13th November 2018
Shayamukthy cruises through life: shooting hoops, daydreaming and listening to her favourite books. Even moving from the US to India, to a new school, a new culture, hasn’t really rattled her. But something isn’t right anymore and it begins when ‘New Girl’ joins the school.
She pulls Shui into a world of magic and wonderment, a world she has been hidden from all her life. What starts as a quest to look for a lost book, hurtles Shui into a world where people live in trees, talk to the dead and speak to butterflies.
But like all power, magic comes at a steep price, and under all things wondrous lie demons waiting to crawl out. The more Shui learns, the more she doubts everything and everyone around her.
Will she be able to master her powers, or will they devour her and everyone she loves?
ordinary. I lack purpose. Boohoo you think, typical teenager angst. But if I
died tomorrow, it wouldn’t impact anyone’s life except my parents’. My friends,
on the other hand, they have a life. See them there, yes there, to the right,
next to the banyan tree behind the basketball court. You see a slightly pudgy
boy and a beautiful girl? The boy’s name is Jai. The girl’s name is Nallini.
Both have purpose. Jai wants to write comic books. He wants to be like Neil
Gaiman or something, some famous comic-book guy. Nallini wants to be an
actress, the next Deepika Padukone – that, and to win next year’s gold medal in
problems reconciling the inherent contradictions in both her desires.
nothing, except something to need. I can’t see past today even to tomorrow; I
have a hard enough time figuring out what I am now. I am not from a broken
home, unless you count the fact that parts of the building I live in are
falling apart. I am not poor, not like Anuki Chabria who got called out of her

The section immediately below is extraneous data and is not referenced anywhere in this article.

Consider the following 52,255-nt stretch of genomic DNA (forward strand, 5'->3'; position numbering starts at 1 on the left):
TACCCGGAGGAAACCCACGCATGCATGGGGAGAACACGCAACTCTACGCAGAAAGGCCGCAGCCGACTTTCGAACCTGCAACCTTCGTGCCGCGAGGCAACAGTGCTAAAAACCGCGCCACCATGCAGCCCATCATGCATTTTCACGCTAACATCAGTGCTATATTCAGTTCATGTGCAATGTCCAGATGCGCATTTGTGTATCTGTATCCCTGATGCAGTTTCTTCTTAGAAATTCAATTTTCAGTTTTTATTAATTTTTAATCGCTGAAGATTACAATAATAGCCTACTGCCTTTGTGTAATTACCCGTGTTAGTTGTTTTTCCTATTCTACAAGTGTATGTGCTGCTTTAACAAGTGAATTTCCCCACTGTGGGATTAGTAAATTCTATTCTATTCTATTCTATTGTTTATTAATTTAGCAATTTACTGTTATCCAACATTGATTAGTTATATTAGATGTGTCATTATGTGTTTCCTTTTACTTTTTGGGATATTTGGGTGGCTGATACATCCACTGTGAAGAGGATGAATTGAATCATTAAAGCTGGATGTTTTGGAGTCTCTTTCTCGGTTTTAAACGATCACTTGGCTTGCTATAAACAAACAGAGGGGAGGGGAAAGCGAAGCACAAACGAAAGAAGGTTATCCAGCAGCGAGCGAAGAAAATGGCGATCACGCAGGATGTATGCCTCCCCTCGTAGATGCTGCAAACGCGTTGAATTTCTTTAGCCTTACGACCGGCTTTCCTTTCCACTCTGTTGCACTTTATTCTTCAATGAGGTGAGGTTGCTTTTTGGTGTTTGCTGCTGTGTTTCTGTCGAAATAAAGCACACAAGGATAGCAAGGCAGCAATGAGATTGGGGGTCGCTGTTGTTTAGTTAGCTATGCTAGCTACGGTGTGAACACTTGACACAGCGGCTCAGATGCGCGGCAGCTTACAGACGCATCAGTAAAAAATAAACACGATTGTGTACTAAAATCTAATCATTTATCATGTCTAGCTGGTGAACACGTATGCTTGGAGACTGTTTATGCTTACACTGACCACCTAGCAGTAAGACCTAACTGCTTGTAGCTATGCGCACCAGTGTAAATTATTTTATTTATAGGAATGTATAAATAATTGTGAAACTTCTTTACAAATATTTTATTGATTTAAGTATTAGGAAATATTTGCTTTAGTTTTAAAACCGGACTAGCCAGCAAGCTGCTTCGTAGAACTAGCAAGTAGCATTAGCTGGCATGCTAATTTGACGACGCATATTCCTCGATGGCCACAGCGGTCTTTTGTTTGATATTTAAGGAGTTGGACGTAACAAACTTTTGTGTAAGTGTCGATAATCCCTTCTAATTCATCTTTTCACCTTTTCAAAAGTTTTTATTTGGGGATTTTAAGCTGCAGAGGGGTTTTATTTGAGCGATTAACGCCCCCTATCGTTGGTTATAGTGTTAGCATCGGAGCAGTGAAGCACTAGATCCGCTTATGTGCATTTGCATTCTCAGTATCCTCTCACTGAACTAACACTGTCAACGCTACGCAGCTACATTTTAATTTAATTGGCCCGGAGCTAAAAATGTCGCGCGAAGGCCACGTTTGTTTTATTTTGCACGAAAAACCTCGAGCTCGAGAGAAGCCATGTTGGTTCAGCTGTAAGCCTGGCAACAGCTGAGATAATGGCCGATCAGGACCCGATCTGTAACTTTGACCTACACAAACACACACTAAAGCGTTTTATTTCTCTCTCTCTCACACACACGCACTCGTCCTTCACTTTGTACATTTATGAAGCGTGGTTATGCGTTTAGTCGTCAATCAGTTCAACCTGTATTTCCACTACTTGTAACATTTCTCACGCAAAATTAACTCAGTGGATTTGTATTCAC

exam because her parents couldn’t pay her fees. I do not have acne bursting on
my face, making me look like a human cheese grater. I am just, well, ordinary.
So could you really blame me? Blame me for wanting to be special? Blame me for
wanting to be fierce? To be like Storm from the X-Men, or like Beyoncé? When I
look back now, at everything that has happened in the last few months, I
realise I’m just as much to blame as her. The big question – well, it’s not a
big question at all, really, because it’s all rubbish now, because you can’t go
back. Even I can’t go back. So the absurd question everyone around me
seems to asking is – would I have acted differently, would I rather NOT be the
person I am now?
you. What price wouldn’t you pay to be extraordinary, to ride the wind,
to float with unicorns, to be the one chosen…? Because, you see, I’ve gotten
into some serious trouble and want to explain myself. I didn’t mean for things
to happen. I didn’t mean for someone to die. So I ask you – wouldn’t you have
said yes if someone said – ‘Do you want to learn how to speak to a
About the Author:
Travel writer and novelist Reshma K Barshikar is
an erstwhile Investment Banker who, as she tells it, ‘fell down a rabbit hole
and discovered a world outside a fluorescent cubicle.’ As a travel and features
writer, she contributes to National Geographic Traveller, Harper’s Bazaar,
Grazia, The Sunday Guardian, SilverKris, The Mint Lounge and The Hindu. Fade
Into Red, published by Random House India was her debut novel and featured in
Amazon Top 10 Bestsellers. She also holds well renowned workshops for young
adults at both BDL Museum and Kala Ghoda and is keen to build a strong Young
Adult reading and writing community to fill the desperate lack of young adult fiction
in the Indian Market. Her new Young Adult novel, The Hidden Children, will be
launching at the Vizag Junior Literary Festival. Reshma is from the ISB Class
of 2003. She calls both Mumbai and the Nilgiris home.